Ti Deposition and Clean/Purge Process
 The TECTRA™ CVD Ti chamber 100 can be used for CVD processes with different precursor gases, including titanium tetrahalides or metallo-organic precursors (e.g., tetrakis-(dialkylamino) titanium compounds). For Ti deposition using a titanium tetrahalide precursor, e.g., titanium tetrachloride (TiCl4), an inert gas such as helium (He) is typically used as a carrier gas for TiCl4 vapor. TiCl4 is admitted into the chamber 100 through the showerhead 140, along with hydrogen (H2). In one embodiment, argon (Ar) is also introduced into the chamber 100 through the showerhead 140, along with the other gases. The chamber pressure is maintained within a range of about 1 to about 20 torr, preferable about 5 torr, while the pedestal 104 maintains the substrate 190 at a temperature range of between about 550° C. to about 750° C., or preferably about 650° C. A plasma is then generated from the mixture containing TiCl4, H2, Ar and He, resulting in the deposition of a Ti layer upon the substrate 190. For example, TiCl4 is supplied at a flow rate of about 50 mg/min., with a He carrier flow rate of about 2000 sccm, Ar flow rate of about 5000 sccm, and a H2 flow rate of about 3000 sccm. An RF power of about 300 W is applied to the showerhead 140 to generate a deposition plasma. A purge flow using inert gases, e.g., argon (Ar), is also maintained at a flow rate of about 500 sccm to prevent undesirable deposition under the pedestal 104. In some Ti deposition applications, an increased TiCl4 flow rate, e.g., about 150 mg/min. (or in general, greater than about 50 mg/min.) may be required. Note that the specific process parameters such as pressure, gas flow rates and RF power are exemplary values used in one embodiment of the invention—e.g., a TECTRA™ CVD Ti chamber for 200 mm wafers. In general, the invention can be practiced in other deposition chambers and process parameters may be modified as appropriate through experimentation.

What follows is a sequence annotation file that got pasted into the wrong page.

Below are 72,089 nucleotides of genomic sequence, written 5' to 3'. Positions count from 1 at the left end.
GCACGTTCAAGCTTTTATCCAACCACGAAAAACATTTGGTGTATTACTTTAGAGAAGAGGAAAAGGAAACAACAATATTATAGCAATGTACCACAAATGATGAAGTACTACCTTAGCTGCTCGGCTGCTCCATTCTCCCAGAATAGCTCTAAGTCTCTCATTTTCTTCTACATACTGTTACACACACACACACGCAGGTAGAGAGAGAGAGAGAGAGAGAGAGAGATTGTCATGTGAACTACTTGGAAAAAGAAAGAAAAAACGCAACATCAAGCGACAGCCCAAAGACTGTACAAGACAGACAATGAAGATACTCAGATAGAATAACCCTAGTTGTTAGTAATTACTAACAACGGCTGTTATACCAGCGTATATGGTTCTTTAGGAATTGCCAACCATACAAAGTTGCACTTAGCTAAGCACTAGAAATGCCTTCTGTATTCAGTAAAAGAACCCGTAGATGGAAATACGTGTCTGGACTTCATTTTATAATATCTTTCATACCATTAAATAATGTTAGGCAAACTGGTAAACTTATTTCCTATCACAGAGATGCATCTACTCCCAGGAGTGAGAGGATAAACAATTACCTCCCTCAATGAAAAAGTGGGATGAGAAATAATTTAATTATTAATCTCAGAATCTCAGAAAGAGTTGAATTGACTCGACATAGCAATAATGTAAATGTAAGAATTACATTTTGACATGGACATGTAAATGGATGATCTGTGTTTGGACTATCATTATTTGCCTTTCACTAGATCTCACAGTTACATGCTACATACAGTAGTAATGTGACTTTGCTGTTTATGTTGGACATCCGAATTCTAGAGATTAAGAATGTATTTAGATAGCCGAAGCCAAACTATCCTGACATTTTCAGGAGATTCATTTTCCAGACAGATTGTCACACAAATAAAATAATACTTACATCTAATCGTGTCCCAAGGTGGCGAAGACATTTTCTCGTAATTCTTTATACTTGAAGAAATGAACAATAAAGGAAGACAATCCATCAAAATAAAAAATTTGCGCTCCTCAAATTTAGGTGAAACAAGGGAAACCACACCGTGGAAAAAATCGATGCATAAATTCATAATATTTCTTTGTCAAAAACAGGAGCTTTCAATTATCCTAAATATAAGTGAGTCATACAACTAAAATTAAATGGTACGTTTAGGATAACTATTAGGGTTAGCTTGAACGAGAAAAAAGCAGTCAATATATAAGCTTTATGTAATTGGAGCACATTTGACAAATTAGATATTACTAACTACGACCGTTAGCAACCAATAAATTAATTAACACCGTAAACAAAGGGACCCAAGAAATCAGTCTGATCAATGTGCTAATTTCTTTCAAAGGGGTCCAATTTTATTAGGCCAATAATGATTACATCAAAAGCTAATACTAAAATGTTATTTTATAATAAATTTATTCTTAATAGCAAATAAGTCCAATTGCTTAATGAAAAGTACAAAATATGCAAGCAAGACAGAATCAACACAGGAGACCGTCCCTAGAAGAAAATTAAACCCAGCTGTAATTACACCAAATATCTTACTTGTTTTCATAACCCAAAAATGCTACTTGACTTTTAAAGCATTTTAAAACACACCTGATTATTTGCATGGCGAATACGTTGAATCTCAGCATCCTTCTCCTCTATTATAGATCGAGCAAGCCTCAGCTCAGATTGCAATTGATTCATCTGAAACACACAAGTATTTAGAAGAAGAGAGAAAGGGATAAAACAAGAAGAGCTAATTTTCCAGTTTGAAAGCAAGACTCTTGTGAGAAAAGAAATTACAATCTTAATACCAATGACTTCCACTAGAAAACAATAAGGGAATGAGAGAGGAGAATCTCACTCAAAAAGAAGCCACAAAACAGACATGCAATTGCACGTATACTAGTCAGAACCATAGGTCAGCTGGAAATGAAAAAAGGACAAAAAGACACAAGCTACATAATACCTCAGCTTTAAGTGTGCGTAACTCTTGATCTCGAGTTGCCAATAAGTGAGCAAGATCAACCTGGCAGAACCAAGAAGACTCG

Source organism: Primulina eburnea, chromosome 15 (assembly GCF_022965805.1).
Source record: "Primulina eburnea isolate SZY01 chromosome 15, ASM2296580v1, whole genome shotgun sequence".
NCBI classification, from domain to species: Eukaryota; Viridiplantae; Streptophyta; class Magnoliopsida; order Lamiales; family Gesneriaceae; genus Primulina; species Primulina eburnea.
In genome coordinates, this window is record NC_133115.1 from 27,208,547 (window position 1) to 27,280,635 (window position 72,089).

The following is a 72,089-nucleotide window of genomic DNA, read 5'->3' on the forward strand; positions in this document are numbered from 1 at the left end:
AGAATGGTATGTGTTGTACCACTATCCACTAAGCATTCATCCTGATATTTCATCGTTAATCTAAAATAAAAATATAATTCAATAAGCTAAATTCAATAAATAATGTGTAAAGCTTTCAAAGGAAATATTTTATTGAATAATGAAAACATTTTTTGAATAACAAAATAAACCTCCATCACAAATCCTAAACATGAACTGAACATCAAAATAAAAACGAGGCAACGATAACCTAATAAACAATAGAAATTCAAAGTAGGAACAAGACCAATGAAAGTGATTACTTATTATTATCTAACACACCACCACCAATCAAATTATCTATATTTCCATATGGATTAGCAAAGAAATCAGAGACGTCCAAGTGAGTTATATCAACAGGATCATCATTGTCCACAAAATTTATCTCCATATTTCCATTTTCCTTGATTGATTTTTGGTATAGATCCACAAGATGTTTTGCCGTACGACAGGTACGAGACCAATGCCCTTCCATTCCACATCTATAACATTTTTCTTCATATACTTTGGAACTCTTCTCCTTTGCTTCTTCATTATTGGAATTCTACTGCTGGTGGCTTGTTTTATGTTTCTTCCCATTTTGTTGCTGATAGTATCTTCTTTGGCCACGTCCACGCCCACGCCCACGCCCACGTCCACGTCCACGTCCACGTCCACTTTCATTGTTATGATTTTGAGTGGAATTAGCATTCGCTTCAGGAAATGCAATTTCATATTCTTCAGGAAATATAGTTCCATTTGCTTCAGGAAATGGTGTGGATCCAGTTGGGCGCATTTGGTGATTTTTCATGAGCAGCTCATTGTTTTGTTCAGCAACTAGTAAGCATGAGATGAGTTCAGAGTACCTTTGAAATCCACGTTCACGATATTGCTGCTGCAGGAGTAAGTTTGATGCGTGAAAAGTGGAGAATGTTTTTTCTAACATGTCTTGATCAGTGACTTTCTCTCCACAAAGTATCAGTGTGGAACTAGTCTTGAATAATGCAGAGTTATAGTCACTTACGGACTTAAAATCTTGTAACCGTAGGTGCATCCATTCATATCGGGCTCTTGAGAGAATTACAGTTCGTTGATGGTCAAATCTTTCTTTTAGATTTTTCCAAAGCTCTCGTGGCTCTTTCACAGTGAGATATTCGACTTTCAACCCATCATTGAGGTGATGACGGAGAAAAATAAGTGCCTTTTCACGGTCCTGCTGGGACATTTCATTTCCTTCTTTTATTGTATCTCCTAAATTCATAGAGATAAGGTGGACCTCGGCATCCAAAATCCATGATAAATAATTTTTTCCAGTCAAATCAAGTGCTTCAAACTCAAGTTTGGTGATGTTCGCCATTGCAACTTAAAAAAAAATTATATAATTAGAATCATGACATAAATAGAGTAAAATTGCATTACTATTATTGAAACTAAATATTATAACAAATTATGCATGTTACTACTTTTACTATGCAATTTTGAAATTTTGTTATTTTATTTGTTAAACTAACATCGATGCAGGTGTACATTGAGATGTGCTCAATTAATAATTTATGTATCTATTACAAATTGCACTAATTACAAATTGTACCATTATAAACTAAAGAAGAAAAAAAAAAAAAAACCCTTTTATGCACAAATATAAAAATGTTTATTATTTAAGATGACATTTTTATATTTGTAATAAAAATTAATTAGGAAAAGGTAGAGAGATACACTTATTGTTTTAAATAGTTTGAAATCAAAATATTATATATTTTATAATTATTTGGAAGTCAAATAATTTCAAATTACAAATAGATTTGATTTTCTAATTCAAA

When Ti deposition upon the wafer 190 is completed, the wafer 190 is removed from the chamber 100. Prior to the introduction of another wafer into the chamber 100, a clean/purge recipe is implemented whereby the interior of the chamber 100 and various components such as the showerhead 140, chamber shield 114, insert 116 and pedestal 104 are exposed to a cleaning gas. In a first step, a cleaning gas comprising chlorine—e.g., Cl2, at a flow rate of about 100 to about 1000 sccm, preferably about 400 sccm, is admitted into the chamber 100 via the showerhead 140. This clean step, which preferably is performed for about 10 seconds, removes the residual Ti film from the interior of the chamber 100 and helps improve wafer-to-wafer reproducibility of the Ti deposition process and results in a low particle count. To avoid Cl2 from flowing under the pedestal 104, an inert bottom purge gas flow (e.g., argon) in the range of about 100 to about 1000 sccm, preferably about 500 sccm, is also established. After the cleaning step, the chamber is purged by an inert gas, such as argon (Ar), at a total flow rate in a range of about 1000 to about 10000 sccm, and preferably, about 7000 sccm. In some applications, the chamber is ready for processing another wafer after the inert gas is pumped out of the chamber.